by Inlander Staff *** The Dancer Upstairs -- In his intently cinematic debut as a director in The Dancer Upstairs, based on Nicholas Shakespeare's adaptation of his own sturdy novel, legendary-to-some Steppenwolf actor John Malkovich does few of the things you'd expect from an actor-turned-director and most of the things you'd want from this complicated character. It's a forceful and persuasive variation on one of the most violent pre-Al Qaeda terrorist movements, Sendero Luminoso (The Shining Path), the 1980s Peruvian post-Maoist radical group, and the 1992 capture of Abimael Guzman, their messianic leader. The film was completed before September 11, 2001, and it's a tribute to Malkovich's intellectual curiosity and dramatic sophistication that The Dancer Upstairs continues to have so much to tell us about today's world. With Javier Bardem. Rated: R (RP) At the Met, June 16-18.
* Dumb & amp; Dumberer -- The title says it all. Unfortunately, the title also sums up the sophistication level of the moviemaking. This prequel to Dumb & amp; Dumber introduces Harry and Lloyd as teens, and presents plenty of bad, idiotic, gross-out humor. Kudos to Derek Richardson and Eric Christian Olsen for their dead-on impersonations of the original Jim Carrey and Jeff Daniels characters. But the story of them discovering a dastardly money-bilking plan by their principal (Eugene Levy, saddled with awful dialogue) wears out quickly. And keeps going. (ES) Rated PG-13.
*** Hollywood Homicide -- Anyone who's ever wanted to see Harrison Ford precariously balanced on a small pink girls' bicycle gets his wish here. Everyone else gets a goofy comedy with serious, often violent undertones. Ford and Josh Hartnett play cop partners, each of whom has a completely unrelated side job that keeps getting in the way of solving a murder. Lena Olin looks terrific as Ford's love interest, as do a battery of young women as Hartnett's. The story is fun but could use some trimming, especially of the slapstick scenes. (ES) Rated PG-13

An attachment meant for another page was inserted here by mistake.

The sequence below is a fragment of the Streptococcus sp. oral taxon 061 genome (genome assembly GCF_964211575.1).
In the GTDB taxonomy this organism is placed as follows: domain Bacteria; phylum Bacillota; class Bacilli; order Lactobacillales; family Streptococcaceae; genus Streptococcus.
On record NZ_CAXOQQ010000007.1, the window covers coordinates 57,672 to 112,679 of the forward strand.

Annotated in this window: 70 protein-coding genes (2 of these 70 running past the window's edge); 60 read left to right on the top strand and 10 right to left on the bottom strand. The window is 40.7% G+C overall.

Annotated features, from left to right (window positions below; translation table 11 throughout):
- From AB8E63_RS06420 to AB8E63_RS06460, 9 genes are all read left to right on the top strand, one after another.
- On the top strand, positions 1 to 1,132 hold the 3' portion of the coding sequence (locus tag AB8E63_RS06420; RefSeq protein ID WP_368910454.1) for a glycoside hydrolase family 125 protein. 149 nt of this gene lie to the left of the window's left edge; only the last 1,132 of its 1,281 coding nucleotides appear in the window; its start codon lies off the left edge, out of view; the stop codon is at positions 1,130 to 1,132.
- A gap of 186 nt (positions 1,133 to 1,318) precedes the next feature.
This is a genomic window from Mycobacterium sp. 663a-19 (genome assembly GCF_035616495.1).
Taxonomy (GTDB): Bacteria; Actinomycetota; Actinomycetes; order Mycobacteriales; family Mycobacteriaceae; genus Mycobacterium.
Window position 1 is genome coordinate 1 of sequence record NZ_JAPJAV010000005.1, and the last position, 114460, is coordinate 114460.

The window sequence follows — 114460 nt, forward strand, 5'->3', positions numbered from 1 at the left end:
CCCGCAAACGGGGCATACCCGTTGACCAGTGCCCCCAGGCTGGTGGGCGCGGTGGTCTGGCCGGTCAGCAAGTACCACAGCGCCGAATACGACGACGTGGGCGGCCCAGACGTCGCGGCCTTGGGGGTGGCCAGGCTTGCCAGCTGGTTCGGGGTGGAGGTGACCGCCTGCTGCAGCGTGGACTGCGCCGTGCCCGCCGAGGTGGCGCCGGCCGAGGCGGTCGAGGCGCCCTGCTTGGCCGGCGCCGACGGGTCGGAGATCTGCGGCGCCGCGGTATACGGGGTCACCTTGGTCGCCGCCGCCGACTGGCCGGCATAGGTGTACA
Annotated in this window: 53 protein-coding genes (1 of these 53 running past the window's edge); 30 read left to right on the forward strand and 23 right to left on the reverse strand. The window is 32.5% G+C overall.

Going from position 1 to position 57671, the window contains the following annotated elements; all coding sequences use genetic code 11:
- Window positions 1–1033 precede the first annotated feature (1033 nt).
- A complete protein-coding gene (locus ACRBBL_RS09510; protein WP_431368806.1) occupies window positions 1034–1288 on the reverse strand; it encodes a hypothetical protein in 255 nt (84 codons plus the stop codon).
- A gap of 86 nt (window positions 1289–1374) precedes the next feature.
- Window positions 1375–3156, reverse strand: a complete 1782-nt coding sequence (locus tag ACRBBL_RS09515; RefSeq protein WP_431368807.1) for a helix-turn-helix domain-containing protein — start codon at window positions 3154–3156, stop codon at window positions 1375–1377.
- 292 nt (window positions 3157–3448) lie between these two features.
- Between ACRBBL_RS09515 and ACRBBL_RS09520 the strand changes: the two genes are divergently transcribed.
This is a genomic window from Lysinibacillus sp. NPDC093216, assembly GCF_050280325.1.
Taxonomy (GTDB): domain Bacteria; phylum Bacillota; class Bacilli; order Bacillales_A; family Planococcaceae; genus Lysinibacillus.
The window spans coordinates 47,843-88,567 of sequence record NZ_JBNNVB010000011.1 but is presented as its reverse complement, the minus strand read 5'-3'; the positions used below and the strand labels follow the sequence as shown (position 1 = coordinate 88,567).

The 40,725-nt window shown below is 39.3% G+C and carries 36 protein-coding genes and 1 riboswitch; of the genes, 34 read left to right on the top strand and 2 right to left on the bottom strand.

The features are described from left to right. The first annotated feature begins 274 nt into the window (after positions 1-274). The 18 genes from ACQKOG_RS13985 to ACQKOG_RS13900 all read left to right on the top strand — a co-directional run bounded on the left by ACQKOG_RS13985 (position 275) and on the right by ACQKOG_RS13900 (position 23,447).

Rugrats Go Wild -- It's Tommy Pickles like you've never seen him before... Actually, the entire Pickles family gets marooned on a desert island, and the only way they're likely to get rescued is if the (Wild) Thornberrys can find them. But Nigel Thornberry has suffered a bit of a bump on the head, and it's up to his cartoon family to save the day for Nickelodeon's other cartoon family on their own. Oh, and Bruce Willis lends his voice to the endeavor. Rated: PG
**** Don't Miss It *** Worth $8 ** Wait For The Video * Save Your Money
& lt;i & Capsule reviews are written by Ed Symkus (ES) and Ray Pride (RP), unless otherwise noted. & lt;/i &
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The new one is smart and funny and action-packed, and it’s bigger and better and sleeker. And Downey does it again, this time ramping up Stark’s arrogant wisecracking, telling anyone who’ll listen (mostly women) that, via the creation of his powerful Iron Man suit, he’s brought years of uninterrupted peace to the world.